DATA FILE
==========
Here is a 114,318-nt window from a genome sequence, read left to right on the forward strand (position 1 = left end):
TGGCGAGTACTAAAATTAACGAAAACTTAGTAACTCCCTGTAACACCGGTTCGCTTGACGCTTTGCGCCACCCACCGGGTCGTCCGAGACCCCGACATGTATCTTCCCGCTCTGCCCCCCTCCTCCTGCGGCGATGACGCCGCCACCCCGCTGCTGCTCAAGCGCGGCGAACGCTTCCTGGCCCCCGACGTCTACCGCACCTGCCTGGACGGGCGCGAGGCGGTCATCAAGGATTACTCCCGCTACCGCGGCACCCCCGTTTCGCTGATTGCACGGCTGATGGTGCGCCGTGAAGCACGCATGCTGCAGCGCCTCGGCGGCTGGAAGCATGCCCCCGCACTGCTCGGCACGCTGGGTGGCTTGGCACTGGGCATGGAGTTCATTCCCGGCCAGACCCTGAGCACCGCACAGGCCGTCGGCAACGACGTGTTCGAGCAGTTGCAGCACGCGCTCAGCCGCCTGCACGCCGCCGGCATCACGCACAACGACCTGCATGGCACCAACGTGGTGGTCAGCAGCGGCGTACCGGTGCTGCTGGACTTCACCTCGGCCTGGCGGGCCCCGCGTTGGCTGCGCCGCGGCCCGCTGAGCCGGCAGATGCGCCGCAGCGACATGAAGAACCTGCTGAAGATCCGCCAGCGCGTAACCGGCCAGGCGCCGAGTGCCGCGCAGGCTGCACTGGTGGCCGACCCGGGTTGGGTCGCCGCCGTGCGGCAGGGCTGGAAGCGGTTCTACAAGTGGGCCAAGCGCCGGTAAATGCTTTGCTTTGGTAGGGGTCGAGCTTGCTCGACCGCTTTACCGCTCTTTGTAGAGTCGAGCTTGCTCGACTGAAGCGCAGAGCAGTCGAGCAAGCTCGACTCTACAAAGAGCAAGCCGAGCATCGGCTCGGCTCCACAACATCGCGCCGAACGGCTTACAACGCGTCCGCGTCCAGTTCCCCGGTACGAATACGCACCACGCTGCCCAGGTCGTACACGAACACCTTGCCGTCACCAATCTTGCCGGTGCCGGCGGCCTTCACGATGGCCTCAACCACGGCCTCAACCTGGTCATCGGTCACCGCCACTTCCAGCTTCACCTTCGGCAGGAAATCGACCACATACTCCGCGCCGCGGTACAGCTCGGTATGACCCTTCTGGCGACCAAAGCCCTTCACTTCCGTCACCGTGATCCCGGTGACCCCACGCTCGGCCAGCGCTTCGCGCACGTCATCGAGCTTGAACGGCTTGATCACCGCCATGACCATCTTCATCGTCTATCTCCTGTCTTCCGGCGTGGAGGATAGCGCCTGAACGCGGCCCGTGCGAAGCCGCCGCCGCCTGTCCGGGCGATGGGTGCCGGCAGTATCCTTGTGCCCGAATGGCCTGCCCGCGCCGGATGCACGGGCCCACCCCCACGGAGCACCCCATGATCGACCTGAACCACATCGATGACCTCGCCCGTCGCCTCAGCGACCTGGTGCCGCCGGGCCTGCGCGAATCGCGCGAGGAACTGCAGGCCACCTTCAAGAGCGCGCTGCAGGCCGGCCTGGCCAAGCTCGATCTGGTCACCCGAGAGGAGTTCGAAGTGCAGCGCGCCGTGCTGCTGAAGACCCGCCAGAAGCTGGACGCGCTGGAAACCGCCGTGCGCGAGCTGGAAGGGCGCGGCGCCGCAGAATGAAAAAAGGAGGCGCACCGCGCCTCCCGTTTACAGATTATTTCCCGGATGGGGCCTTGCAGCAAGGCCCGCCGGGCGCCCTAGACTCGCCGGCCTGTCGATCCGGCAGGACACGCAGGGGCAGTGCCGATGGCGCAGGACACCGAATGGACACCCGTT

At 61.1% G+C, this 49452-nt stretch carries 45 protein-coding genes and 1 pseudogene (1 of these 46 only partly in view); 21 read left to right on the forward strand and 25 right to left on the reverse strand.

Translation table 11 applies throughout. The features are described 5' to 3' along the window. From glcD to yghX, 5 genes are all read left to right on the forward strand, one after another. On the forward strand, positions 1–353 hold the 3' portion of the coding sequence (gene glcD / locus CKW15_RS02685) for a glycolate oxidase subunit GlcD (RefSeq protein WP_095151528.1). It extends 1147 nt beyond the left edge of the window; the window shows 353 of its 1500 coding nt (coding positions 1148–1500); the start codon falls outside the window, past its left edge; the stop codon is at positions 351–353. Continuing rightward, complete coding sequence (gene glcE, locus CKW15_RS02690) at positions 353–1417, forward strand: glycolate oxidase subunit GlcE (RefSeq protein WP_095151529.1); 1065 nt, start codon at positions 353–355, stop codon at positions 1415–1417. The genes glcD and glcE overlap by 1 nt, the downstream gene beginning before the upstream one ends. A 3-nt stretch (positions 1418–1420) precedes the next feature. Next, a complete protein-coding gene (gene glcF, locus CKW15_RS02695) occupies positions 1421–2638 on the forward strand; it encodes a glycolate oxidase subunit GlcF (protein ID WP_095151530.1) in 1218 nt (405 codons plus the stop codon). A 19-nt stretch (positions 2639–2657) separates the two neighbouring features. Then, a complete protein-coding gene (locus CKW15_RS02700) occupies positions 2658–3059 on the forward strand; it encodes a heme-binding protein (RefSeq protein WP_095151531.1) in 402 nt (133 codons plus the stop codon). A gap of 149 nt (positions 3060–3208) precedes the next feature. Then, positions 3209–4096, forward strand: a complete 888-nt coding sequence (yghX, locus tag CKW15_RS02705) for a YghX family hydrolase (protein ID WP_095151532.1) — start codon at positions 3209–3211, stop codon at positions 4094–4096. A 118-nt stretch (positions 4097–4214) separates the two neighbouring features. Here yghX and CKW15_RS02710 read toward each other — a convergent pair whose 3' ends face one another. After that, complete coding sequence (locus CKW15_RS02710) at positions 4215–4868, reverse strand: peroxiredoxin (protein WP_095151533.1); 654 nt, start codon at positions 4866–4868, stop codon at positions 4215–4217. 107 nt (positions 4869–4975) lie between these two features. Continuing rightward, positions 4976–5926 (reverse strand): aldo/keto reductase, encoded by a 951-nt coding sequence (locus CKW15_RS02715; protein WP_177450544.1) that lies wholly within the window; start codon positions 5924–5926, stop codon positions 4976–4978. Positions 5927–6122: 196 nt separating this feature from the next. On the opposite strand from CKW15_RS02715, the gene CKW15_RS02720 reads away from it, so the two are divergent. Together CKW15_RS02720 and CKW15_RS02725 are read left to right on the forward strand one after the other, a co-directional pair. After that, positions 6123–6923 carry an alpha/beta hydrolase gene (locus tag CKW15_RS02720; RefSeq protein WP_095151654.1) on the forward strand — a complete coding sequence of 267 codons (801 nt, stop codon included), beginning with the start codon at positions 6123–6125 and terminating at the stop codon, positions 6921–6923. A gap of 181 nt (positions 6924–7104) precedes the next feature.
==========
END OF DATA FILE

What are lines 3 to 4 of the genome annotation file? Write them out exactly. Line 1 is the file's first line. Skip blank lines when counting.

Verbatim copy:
At 61.1% G+C, this 49452-nt stretch carries 45 protein-coding genes and 1 pseudogene (1 of these 46 only partly in view); 21 read left to right on the forward strand and 25 right to left on the reverse strand.

Translation table 11 applies throughout. The features are described 5' to 3' along the window. From glcD to yghX, 5 genes are all read left to right on the forward strand, one after another. On the forward strand, positions 1–353 hold the 3' portion of the coding sequence (gene glcD / locus CKW15_RS02685) for a glycolate oxidase subunit GlcD (RefSeq protein WP_095151528.1). It extends 1147 nt beyond the left edge of the window; the window shows 353 of its 1500 coding nt (coding positions 1148–1500); the start codon falls outside the window, past its left edge; the stop codon is at positions 351–353. Continuing rightward, complete coding sequence (gene glcE, locus CKW15_RS02690) at positions 353–1417, forward strand: glycolate oxidase subunit GlcE (RefSeq protein WP_095151529.1); 1065 nt, start codon at positions 353–355, stop codon at positions 1415–1417. The genes glcD and glcE overlap by 1 nt, the downstream gene beginning before the upstream one ends. A 3-nt stretch (positions 1418–1420) precedes the next feature. Next, a complete protein-coding gene (gene glcF, locus CKW15_RS02695) occupies positions 1421–2638 on the forward strand; it encodes a glycolate oxidase subunit GlcF (protein ID WP_095151530.1) in 1218 nt (405 codons plus the stop codon). A 19-nt stretch (positions 2639–2657) separates the two neighbouring features. Then, a complete protein-coding gene (locus CKW15_RS02700) occupies positions 2658–3059 on the forward strand; it encodes a heme-binding protein (RefSeq protein WP_095151531.1) in 402 nt (133 codons plus the stop codon). A gap of 149 nt (positions 3060–3208) precedes the next feature. Then, positions 3209–4096, forward strand: a complete 888-nt coding sequence (yghX, locus tag CKW15_RS02705) for a YghX family hydrolase (protein ID WP_095151532.1) — start codon at positions 3209–3211, stop codon at positions 4094–4096. A 118-nt stretch (positions 4097–4214) separates the two neighbouring features. Here yghX and CKW15_RS02710 read toward each other — a convergent pair whose 3' ends face one another. After that, complete coding sequence (locus CKW15_RS02710) at positions 4215–4868, reverse strand: peroxiredoxin (protein WP_095151533.1); 654 nt, start codon at positions 4866–4868, stop codon at positions 4215–4217. 107 nt (positions 4869–4975) lie between these two features. Continuing rightward, positions 4976–5926 (reverse strand): aldo/keto reductase, encoded by a 951-nt coding sequence (locus CKW15_RS02715; protein WP_177450544.1) that lies wholly within the window; start codon positions 5924–5926, stop codon positions 4976–4978. Positions 5927–6122: 196 nt separating this feature from the next. On the opposite strand from CKW15_RS02715, the gene CKW15_RS02720 reads away from it, so the two are divergent. Together CKW15_RS02720 and CKW15_RS02725 are read left to right on the forward strand one after the other, a co-directional pair. After that, positions 6123–6923 carry an alpha/beta hydrolase gene (locus tag CKW15_RS02720; RefSeq protein WP_095151654.1) on the forward strand — a complete coding sequence of 267 codons (801 nt, stop codon included), beginning with the start codon at positions 6123–6125 and terminating at the stop codon, positions 6921–6923. A gap of 181 nt (positions 6924–7104) precedes the next feature.